• Amyloplasts are an example of plastids (storage organelles). 
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Primary Plant Body

  • The body of a vascular plant is divided into 3 principle organs: the leaves, the stem and the roots.
  • The shoot system of a plant consists of all the stems and leaves.
  • The points where leaves attach to the stem are nodes.
  • Regions between leaves (nodes) are called internodes
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The 2 functions of the stem are support and transport:

  • Support: to hold leaves in the best position for obtaining sunlight for photosynthesis.
  • Support: to support flowers in a way that maximises the chance of pollination.
  • Transport: transport of products from photosynthesis to other parts of the plant.
  • Transport: transport water and other reactants of photosynthesis to photosynthesising leaves.
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Growth of Primary Plant Body

  • Growth in plants is confined to certain regions called meristems.
  • A meristem is a group of cells that can divide by mitosis.
  • They produce daughter cells which grow and form the rest of the plant body. 
  • The daughter cells are unspecialed and totipotent. 
  • The three types of meristematic tissue are protoderm, procambium and ground meristem, which give rise to the epidermis, vascular tissues and ground tissues (parenchyma) respecitively.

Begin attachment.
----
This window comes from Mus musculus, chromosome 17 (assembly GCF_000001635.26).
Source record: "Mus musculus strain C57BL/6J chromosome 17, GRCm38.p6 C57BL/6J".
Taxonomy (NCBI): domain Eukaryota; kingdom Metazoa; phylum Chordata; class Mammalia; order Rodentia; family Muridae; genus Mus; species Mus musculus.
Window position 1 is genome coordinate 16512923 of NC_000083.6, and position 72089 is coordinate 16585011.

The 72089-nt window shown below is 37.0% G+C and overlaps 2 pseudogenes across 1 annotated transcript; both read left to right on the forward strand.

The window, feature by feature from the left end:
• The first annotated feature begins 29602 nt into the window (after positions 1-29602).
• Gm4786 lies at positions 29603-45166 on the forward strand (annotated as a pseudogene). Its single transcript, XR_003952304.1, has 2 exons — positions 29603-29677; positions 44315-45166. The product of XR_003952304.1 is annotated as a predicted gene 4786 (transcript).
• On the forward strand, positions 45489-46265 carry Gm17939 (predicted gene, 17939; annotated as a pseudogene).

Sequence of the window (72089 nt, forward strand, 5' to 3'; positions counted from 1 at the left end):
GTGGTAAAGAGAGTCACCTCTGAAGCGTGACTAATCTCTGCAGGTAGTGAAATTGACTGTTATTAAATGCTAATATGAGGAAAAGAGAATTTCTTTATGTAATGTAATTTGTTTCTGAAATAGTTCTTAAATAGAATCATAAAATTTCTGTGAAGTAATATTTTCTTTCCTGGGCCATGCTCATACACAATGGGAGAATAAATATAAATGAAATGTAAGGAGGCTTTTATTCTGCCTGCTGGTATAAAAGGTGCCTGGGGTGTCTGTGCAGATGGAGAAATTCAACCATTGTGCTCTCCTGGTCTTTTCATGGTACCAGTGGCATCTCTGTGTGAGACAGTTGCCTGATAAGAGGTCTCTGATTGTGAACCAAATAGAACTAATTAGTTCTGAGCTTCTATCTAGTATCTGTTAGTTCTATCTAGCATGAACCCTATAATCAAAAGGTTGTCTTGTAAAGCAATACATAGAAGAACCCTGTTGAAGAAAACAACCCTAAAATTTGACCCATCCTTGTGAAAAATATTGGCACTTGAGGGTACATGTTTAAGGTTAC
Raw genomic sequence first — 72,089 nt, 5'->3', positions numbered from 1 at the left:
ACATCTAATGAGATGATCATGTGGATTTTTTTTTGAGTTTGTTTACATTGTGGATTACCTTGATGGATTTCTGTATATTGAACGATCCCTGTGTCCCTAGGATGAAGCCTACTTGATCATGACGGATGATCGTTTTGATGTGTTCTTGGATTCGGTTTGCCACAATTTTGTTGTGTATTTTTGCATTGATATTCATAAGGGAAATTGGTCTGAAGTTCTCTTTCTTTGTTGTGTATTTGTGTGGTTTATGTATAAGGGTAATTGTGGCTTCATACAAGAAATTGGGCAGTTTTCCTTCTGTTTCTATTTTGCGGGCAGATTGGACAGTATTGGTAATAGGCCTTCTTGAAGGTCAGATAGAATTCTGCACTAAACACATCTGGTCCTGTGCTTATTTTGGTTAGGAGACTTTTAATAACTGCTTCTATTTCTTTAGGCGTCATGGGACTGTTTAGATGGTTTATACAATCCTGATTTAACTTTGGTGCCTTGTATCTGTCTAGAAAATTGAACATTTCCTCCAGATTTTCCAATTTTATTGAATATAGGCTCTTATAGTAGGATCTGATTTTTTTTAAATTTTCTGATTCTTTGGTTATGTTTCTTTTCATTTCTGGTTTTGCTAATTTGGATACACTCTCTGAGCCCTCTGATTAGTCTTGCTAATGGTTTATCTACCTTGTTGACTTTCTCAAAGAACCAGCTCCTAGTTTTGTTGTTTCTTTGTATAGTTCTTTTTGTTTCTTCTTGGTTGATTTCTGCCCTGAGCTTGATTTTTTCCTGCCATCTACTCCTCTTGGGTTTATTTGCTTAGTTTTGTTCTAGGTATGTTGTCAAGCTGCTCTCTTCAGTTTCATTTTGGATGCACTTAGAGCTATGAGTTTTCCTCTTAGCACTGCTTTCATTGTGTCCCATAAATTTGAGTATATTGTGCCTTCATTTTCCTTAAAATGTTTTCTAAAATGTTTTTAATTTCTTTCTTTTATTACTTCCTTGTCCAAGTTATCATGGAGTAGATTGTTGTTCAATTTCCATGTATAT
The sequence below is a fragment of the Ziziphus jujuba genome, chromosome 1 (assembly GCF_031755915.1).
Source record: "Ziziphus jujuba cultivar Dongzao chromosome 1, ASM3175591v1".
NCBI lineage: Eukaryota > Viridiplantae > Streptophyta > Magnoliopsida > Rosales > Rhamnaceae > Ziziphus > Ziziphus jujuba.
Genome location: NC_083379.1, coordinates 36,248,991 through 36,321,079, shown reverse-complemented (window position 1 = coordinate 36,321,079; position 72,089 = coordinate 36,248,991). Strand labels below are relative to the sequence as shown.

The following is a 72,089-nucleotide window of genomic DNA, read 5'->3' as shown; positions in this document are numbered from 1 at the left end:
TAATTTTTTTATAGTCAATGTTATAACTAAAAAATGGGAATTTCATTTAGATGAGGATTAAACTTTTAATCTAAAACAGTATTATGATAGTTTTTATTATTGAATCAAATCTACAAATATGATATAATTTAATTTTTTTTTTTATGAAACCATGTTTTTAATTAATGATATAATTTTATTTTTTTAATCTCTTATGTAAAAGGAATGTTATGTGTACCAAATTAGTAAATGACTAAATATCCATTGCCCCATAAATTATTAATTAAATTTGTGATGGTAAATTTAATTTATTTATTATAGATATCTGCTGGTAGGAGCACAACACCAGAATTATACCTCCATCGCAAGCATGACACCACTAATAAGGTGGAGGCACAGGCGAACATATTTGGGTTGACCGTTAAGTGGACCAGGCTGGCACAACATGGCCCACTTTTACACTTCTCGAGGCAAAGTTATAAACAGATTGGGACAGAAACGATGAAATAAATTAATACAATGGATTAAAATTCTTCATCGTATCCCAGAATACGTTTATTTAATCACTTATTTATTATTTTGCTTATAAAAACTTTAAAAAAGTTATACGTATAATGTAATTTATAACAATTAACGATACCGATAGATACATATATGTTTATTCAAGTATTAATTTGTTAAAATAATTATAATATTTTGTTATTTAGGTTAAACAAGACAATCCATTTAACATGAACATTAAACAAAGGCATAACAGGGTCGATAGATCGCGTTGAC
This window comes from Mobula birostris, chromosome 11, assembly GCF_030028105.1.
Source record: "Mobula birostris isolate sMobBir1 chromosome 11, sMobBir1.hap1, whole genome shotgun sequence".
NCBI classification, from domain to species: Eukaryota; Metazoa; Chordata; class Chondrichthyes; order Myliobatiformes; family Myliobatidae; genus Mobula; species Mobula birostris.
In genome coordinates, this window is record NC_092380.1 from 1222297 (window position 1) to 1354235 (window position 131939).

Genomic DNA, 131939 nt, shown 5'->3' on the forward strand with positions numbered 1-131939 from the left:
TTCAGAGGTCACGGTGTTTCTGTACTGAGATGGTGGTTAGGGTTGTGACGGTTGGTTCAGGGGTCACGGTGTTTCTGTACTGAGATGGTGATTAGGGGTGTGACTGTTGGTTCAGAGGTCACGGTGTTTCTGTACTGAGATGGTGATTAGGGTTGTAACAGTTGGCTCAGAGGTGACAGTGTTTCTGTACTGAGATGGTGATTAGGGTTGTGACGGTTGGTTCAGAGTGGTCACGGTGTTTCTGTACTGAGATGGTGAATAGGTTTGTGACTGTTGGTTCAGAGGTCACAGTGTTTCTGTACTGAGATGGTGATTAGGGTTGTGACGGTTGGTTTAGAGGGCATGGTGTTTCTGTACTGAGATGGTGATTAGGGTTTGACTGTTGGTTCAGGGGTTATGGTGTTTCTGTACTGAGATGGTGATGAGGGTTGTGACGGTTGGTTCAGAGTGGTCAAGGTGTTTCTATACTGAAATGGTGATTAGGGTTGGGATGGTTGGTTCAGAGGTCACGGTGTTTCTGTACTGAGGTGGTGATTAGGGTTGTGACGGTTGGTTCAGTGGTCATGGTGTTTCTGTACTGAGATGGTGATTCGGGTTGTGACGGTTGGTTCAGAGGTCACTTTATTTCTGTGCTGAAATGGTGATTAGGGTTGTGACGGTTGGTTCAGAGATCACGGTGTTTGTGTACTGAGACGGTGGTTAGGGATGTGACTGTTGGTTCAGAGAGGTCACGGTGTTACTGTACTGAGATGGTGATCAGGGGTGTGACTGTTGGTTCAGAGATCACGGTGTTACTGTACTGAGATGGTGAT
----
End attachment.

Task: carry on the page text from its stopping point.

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  • The epidermis protects cells beneath it.
  • Epidermal cells secrete cutin, a waxy substance that forms the waxy cuticle.
  • The waxy cuticle helps prevent water loss from stem surface. It also prevents pathogens from entering.
  • Epidermal cells may form hairs, which act as an insulating layer, be hooked to help climbing plants, or be irritant for protection against preditors. 
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Ground Tissue

  • Ground tissue is found benieth the dermal tissue in the cortex.
  • The ground tissue system carries out photosynthesis, stores photosynthetic products, and helps support the plant
  • There are 3 types of ground tissue: parenchyma, collenchyma and slerenchyma.
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Ground Tissue- Parenchyma

  • Parenchyma are unspecialised living cells, with a primary cell wall, shared middle lamela and large central vacuole.
  • It serves as packing material and supports the stem.
  • They are modified to store various substances such as starch, or so that they can carry out photosynthesis.